Again, fire takes deadly toll on weary Gloucester City A woman at a hotel died of smoke inhalation. A separate weekend blaze left the city clerk and his family homeless.

Posted: January 27, 2003

GLOUCESTER CITY — Already battle-scarred from the July 4 fire that killed six, this close-knit community was hit by two more blazes during the weekend.

One person died yesterday in a quickly controlled two-alarm blaze at a Gloucester City hotel.

And on Saturday, a fire at a three-story house injured three firefighters, a city official and his wife, and left the couple and their six children homeless.

Another South Jersey town, Maple Shade, was hit by fire Saturday when a five-alarm blaze destroyed 33 units at the Village of Stoney Run, leaving more than 50 people homeless. It was at least the fifth fire in the 19-year-old complex's history.

Yesterday's Gloucester City fire, reported at 1:15 a.m. and contained in 15 minutes, killed a woman who occupied a second-floor room in the Travelodge at Route 130 and Market Street. Thick smoke caused the building to be evacuated, but no one else was injured.

The 44-year-old woman, whose name authorities withheld until her family could be notified, had checked in Saturday morning, said Bill Shralow, a spokesman for the Camden County Prosecutor's Office.

The woman died of smoke inhalation, Shralow said.

The Prosecutor's Office, the Gloucester City Police and Fire Departments, and the Camden County Fire Marshal's Office were investigating the blaze.

"It doesn't appear to be suspicious, but the investigation continues," Shralow said yesterday.

Saturday's fire claimed the home of city clerk Paul Kain, wife Maggie, and their six children, ages 6 months to 10 years.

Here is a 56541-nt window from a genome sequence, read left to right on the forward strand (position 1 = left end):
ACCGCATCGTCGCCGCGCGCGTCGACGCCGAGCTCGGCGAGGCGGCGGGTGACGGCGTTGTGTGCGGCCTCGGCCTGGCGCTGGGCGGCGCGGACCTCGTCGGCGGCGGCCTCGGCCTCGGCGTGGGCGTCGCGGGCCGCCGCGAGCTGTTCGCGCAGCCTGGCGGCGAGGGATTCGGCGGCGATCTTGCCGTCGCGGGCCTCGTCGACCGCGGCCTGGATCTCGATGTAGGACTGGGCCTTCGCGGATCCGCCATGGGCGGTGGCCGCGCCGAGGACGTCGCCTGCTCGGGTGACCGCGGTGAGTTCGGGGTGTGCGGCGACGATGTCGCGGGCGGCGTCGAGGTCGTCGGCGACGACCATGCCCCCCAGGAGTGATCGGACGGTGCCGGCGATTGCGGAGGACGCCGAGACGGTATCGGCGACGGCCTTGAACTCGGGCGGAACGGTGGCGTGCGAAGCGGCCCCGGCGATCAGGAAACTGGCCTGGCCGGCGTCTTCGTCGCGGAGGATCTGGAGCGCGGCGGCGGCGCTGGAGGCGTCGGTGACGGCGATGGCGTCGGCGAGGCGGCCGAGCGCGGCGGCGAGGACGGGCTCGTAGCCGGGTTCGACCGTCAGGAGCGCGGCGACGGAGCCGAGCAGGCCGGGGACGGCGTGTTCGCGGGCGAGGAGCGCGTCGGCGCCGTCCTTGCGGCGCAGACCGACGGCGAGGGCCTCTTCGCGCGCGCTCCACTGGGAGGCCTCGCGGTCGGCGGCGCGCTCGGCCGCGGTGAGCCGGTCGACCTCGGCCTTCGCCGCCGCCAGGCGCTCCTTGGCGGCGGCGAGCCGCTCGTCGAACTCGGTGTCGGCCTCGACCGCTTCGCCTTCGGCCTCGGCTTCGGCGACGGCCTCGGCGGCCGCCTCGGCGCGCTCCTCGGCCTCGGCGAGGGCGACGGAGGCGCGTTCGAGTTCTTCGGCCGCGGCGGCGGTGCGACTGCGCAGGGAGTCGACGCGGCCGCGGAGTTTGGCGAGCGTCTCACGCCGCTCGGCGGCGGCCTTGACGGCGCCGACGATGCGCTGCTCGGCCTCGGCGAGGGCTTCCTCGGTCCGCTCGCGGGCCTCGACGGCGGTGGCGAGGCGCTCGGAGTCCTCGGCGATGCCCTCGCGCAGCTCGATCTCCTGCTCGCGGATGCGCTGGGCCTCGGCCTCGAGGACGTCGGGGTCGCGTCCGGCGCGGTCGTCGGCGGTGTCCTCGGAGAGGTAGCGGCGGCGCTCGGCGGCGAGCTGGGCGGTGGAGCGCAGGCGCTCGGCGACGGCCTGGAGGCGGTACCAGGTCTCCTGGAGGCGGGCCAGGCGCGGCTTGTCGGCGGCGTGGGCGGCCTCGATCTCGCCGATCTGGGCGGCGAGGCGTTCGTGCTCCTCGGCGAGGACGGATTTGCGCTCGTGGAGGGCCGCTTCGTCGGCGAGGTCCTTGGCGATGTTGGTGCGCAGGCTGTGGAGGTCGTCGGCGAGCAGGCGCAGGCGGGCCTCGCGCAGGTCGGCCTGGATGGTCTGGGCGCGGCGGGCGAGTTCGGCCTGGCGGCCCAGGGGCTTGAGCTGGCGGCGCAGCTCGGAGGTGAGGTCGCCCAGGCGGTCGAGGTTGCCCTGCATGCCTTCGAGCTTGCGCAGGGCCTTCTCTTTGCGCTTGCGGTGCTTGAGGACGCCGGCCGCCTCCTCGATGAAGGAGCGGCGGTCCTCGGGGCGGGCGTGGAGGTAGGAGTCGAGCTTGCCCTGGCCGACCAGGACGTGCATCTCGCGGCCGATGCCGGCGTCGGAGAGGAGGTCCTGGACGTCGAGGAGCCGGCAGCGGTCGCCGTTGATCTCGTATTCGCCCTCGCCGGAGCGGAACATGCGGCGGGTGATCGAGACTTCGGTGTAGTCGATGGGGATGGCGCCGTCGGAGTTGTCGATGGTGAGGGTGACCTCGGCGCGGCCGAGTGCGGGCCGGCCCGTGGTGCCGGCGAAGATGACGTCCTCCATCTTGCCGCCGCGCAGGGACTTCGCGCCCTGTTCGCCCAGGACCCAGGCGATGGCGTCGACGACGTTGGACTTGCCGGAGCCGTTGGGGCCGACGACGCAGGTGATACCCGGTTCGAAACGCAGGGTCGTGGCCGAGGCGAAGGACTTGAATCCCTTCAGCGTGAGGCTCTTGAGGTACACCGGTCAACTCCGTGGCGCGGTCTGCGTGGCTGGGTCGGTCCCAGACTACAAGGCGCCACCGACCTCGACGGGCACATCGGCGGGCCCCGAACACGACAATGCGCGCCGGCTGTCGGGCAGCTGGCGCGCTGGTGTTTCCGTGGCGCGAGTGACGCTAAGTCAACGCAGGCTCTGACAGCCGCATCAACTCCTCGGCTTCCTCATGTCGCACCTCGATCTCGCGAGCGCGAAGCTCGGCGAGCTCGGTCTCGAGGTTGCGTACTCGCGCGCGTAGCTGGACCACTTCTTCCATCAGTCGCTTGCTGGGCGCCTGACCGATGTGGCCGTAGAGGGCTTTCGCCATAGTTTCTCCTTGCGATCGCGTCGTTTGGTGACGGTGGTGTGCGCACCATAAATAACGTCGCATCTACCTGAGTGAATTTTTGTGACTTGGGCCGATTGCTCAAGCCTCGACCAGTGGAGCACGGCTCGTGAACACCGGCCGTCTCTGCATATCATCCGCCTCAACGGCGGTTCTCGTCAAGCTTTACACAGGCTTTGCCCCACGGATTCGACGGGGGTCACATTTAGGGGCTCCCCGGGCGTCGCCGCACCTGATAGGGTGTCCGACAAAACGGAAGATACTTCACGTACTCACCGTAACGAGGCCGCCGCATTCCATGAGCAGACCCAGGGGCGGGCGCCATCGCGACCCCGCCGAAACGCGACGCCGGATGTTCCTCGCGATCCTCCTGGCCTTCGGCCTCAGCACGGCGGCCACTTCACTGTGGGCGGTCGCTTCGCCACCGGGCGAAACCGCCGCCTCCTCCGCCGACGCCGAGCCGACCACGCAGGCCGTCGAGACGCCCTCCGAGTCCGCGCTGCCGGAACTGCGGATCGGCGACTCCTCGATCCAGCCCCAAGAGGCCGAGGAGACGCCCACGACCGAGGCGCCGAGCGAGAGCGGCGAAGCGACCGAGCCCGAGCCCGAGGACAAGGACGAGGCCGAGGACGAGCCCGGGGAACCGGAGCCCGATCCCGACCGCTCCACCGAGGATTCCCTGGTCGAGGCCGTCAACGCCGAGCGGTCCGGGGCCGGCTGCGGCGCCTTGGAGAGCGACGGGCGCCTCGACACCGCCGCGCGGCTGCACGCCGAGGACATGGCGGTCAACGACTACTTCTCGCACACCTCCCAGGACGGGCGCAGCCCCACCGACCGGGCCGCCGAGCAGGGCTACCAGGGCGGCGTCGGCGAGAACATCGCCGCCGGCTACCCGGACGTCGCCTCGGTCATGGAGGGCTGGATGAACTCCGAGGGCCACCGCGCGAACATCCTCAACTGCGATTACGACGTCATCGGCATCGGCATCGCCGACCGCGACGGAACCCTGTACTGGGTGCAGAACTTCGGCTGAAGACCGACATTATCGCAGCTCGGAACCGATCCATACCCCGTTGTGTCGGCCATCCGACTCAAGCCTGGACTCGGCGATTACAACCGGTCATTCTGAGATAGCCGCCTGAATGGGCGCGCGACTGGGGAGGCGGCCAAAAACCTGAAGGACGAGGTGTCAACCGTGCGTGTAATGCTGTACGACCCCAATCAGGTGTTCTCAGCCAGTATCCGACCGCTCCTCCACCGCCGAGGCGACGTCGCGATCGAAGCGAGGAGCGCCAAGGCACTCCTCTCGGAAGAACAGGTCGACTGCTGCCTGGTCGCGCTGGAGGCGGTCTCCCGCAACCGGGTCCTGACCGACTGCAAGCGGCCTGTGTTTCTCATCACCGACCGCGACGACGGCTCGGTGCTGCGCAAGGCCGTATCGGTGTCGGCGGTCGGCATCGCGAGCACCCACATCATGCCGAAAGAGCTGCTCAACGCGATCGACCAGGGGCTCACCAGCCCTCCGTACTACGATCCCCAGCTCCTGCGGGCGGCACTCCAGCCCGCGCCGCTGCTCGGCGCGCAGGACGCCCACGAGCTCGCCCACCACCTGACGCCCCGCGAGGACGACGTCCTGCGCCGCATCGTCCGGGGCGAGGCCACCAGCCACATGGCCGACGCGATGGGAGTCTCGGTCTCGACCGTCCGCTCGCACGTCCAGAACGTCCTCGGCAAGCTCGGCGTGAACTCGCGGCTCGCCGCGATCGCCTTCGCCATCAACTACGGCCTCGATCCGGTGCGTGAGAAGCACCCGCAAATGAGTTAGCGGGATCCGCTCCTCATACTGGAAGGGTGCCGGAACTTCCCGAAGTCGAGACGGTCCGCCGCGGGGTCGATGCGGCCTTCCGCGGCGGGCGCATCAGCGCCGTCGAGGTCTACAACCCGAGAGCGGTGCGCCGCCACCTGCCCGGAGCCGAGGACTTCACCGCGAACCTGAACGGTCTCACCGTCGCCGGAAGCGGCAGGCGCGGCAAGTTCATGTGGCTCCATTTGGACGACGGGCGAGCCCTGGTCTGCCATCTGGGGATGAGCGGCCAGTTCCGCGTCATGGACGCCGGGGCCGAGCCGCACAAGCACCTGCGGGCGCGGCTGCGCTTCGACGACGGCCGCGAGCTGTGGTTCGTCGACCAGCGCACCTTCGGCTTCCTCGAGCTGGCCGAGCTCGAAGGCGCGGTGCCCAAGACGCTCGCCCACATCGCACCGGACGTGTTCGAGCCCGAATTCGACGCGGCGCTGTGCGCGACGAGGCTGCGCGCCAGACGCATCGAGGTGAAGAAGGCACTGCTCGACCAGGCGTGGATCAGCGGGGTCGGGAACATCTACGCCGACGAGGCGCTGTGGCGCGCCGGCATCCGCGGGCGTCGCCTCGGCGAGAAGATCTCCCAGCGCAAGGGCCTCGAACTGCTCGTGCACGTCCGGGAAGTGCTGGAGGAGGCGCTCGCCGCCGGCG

Three firefighters suffered minor injuries after slipping on ice created by their water flow. Paul and Maggie Kain were hospitalized at St. Agnes Hospital in Philadelphia for injuries sustained when they helped their children to safety.

Both Kains were released yesterday.

The family had recently purchased the large, old wood-frame home on Cumberland Street. The fire, which was brought under control just before 6 a.m., began on the second floor and extended to the third floor and the roof before it was brought under control.

Shortly after visiting them, Mayor Bob Gorman, Maggie Kain's brother, said his sister, brother-in-law, niece and nephews were happy to be reunited.

Family members cared for the children while their parents were hospitalized.

"They're aching, but thankful," the mayor said.

That stands in sharp contrast to the Independence Day blaze, in which three girls and three firefighters battling to rescue them died.

Gorman said he was still reeling yesterday from smells, sights and feelings that were altogether too familiar.

"Enough," he said, "is enough."

Contact staff writer Kristen Graham at 856-779-3927 or

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